As well as distancing itself from academic or journalistic texts, the letter format also proposes a type of conversation that is not that of social networks and applications – with the accelerated dynamics and ephemeral air that are usual for it. For Miyada, the physical distance between people ended up being compensated, somehow, by the use of “certain technological channels that have virtues, but also have vices and tend to emphasize only one type of communication”. And he adds: “Going back to the logic of correspondence, something that takes time to write, to be read, to be answered, is a way of exercising another model, which is not in itself better or worse, but which ends up having a contrasting pace with the means we have been using to communicate”. Presente, in this way, gives space to what Miyada calls “procedural texts”, open, which appear as a way of sharing ideas and dealing with the moment without definitively proposing reflections.
Along with Maiolino and Miyada, the critic and curator Lisette Lagnado, teacher and psychoanalyst Tania Rivera, artists Dalton Paula and Paloma Durante and the artist and dancer Pat Bergantin. Interspersed between sets of correspondences, poetry by Edimilson de Almeida Pereira and visual works by Castiel Vitorino Brasileiro, Fernanda Gomes, Pedro Moraleida appear in the pages of the publication. There is also an unpublished translation of a 1986 essay by the American writer Ursula K. Le Guin. The diversity of fields of activity of the authors of texts and works reflects, therefore, in the multiplicity of themes and languages that run through the magazine, beyond the field of visual arts. But the tying of everything is, once again, in the search for dialogue and in the zeal between people, a kind of care that contrasts with the almost dystopian reality that presents itself on the globe.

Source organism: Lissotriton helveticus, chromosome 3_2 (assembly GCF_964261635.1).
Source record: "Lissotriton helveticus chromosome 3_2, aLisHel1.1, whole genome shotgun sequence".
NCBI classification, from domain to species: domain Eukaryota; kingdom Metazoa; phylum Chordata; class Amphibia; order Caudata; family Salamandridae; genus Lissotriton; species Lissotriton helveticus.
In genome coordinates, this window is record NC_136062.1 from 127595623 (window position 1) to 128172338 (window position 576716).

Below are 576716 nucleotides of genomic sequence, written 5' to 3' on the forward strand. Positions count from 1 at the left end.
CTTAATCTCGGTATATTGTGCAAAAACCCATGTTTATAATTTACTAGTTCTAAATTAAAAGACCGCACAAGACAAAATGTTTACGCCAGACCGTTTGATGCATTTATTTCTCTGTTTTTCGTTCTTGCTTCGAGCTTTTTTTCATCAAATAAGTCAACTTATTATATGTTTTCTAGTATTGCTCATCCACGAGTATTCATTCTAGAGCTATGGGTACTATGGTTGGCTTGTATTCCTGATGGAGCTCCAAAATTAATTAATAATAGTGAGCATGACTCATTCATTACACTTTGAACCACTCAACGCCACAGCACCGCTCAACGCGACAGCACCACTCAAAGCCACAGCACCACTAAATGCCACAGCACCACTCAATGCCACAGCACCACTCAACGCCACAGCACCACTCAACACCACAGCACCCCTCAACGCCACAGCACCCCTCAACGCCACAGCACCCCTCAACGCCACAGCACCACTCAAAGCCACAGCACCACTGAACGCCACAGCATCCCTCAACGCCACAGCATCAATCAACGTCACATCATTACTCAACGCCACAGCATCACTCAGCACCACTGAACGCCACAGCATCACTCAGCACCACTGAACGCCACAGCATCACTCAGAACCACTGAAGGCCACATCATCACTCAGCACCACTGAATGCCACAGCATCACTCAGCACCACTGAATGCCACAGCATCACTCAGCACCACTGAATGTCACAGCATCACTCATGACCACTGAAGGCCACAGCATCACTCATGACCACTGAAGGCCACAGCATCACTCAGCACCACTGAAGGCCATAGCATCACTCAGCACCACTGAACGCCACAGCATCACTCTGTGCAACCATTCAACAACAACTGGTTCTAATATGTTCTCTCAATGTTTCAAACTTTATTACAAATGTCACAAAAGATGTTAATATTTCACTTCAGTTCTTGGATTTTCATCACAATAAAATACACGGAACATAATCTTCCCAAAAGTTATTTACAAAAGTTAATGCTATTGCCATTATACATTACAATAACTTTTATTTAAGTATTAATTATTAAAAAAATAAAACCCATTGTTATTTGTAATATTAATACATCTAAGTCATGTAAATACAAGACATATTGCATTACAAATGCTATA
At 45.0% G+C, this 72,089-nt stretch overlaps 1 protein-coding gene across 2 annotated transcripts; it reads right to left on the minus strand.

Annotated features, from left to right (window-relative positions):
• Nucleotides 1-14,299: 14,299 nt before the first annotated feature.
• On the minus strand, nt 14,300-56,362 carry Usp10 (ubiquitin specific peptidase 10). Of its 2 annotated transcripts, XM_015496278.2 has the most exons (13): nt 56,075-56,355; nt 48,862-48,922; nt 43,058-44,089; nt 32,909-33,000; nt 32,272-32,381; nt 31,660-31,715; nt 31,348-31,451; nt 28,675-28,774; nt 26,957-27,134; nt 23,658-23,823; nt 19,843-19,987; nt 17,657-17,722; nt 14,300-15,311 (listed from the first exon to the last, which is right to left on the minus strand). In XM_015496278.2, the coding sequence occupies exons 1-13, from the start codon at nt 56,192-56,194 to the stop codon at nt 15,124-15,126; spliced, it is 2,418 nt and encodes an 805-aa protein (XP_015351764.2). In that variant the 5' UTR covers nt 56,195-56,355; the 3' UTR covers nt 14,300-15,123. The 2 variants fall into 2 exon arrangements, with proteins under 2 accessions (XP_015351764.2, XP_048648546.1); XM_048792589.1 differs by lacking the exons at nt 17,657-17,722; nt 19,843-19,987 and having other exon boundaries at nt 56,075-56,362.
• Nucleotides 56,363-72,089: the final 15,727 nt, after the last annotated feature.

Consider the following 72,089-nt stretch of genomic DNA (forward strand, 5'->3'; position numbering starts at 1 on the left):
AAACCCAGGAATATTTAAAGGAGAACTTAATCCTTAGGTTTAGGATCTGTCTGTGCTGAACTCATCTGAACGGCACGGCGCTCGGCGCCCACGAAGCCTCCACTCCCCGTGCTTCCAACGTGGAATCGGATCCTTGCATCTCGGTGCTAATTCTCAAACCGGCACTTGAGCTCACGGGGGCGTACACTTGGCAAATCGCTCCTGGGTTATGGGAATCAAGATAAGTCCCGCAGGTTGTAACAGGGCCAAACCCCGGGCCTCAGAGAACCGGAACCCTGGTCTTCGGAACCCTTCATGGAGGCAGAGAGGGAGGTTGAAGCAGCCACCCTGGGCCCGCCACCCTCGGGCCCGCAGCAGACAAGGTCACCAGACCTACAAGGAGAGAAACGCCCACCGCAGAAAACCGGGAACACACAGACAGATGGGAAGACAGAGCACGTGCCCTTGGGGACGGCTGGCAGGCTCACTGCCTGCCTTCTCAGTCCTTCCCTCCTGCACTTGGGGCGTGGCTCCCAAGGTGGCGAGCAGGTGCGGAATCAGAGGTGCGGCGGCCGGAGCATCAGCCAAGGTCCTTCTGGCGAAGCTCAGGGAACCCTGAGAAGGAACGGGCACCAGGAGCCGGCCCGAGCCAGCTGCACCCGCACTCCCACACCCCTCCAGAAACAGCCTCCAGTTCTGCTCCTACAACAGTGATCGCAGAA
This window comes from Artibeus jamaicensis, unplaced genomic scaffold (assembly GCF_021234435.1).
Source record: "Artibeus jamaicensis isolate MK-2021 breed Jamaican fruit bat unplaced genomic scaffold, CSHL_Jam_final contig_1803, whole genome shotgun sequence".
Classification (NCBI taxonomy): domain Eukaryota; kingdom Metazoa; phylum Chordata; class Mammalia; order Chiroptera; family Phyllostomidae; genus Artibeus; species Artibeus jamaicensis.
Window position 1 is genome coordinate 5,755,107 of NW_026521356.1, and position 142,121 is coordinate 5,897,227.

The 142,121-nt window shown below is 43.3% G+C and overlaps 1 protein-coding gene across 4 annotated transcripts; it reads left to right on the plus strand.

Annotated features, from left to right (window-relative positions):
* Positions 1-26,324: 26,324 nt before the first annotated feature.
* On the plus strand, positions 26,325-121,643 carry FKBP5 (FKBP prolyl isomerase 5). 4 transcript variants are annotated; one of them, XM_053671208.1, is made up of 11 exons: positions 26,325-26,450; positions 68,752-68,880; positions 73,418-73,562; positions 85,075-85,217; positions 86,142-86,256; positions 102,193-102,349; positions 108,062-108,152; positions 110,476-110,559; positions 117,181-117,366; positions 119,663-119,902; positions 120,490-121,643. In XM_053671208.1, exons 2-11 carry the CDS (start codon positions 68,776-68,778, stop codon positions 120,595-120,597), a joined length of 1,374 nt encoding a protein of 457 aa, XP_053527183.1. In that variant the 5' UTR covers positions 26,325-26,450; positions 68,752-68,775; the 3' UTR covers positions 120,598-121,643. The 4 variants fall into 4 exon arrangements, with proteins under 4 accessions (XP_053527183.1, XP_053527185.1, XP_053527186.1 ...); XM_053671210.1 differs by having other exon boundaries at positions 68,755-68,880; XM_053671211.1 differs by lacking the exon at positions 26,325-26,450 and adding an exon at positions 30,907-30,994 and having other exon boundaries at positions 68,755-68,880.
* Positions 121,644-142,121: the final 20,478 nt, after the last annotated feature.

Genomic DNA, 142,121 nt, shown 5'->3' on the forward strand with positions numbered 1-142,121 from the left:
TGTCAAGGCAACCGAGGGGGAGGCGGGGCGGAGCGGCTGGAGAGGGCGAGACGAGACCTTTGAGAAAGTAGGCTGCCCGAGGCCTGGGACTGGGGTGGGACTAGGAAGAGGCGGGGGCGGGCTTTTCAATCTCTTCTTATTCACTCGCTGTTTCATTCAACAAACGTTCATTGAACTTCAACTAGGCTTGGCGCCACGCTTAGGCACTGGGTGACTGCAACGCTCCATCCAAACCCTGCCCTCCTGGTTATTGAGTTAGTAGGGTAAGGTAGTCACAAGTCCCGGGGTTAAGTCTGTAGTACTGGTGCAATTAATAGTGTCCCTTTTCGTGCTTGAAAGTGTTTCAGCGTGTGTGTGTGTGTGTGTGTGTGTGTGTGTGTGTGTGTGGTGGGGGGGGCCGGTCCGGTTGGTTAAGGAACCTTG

“In the contemporary world, what has been exacerbated are very old kinds of violence. From racism, the programmed genocide of indigenous populations, ecocide, environmental attacks, the restriction of freedom of expression. Processes that span centuries, imbricated in the history of Brazil and the world”, says Miyada. “Perhaps what is unique at this moment is what has been called necropolitics, which comes with a perverse rationalization that delegitimizes the right to life, which goes beyond the restriction of citizenship and rights and reaches a banalization of life itself. And we’ve seen this exacerbated in the context of the pandemic, in an even more obscene format.” And he concludes: “So inevitably critical thinking today needs to be done in a way that doesn’t reproduce this contempt for each person’s life – and I think artists, researchers and thinkers are looking for this vocabulary. This is one of the things that appear in the cards from Presente”.